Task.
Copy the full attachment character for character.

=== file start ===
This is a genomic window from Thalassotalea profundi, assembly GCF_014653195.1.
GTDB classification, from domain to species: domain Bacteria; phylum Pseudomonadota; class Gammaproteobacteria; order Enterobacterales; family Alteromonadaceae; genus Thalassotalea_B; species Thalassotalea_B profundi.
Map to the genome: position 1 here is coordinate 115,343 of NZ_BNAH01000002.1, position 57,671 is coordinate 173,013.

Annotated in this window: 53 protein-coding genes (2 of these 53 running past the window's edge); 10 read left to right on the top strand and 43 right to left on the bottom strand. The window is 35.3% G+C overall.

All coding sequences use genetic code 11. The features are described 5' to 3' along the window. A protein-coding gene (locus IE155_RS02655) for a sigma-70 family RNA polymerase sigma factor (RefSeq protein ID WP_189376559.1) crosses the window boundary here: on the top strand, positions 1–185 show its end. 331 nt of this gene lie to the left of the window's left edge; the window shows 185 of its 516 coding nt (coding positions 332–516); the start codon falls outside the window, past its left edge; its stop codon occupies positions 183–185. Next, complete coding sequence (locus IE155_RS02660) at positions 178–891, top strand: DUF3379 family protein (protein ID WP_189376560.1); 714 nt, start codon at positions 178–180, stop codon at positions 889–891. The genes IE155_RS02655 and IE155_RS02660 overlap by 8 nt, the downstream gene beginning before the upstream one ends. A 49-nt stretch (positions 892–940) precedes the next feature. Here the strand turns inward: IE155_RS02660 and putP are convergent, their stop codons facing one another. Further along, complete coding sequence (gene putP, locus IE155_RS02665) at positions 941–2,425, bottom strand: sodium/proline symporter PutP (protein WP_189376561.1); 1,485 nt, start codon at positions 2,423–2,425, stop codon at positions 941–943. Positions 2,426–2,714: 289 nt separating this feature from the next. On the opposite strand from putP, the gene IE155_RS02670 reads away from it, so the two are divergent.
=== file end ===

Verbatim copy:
This is a genomic window from Thalassotalea profundi, assembly GCF_014653195.1.
GTDB classification, from domain to species: domain Bacteria; phylum Pseudomonadota; class Gammaproteobacteria; order Enterobacterales; family Alteromonadaceae; genus Thalassotalea_B; species Thalassotalea_B profundi.
Map to the genome: position 1 here is coordinate 115,343 of NZ_BNAH01000002.1, position 57,671 is coordinate 173,013.

Annotated in this window: 53 protein-coding genes (2 of these 53 running past the window's edge); 10 read left to right on the top strand and 43 right to left on the bottom strand. The window is 35.3% G+C overall.

All coding sequences use genetic code 11. The features are described 5' to 3' along the window. A protein-coding gene (locus IE155_RS02655) for a sigma-70 family RNA polymerase sigma factor (RefSeq protein ID WP_189376559.1) crosses the window boundary here: on the top strand, positions 1–185 show its end. 331 nt of this gene lie to the left of the window's left edge; the window shows 185 of its 516 coding nt (coding positions 332–516); the start codon falls outside the window, past its left edge; its stop codon occupies positions 183–185. Next, complete coding sequence (locus IE155_RS02660) at positions 178–891, top strand: DUF3379 family protein (protein ID WP_189376560.1); 714 nt, start codon at positions 178–180, stop codon at positions 889–891. The genes IE155_RS02655 and IE155_RS02660 overlap by 8 nt, the downstream gene beginning before the upstream one ends. A 49-nt stretch (positions 892–940) precedes the next feature. Here the strand turns inward: IE155_RS02660 and putP are convergent, their stop codons facing one another. Further along, complete coding sequence (gene putP, locus IE155_RS02665) at positions 941–2,425, bottom strand: sodium/proline symporter PutP (protein WP_189376561.1); 1,485 nt, start codon at positions 2,423–2,425, stop codon at positions 941–943. Positions 2,426–2,714: 289 nt separating this feature from the next. On the opposite strand from putP, the gene IE155_RS02670 reads away from it, so the two are divergent.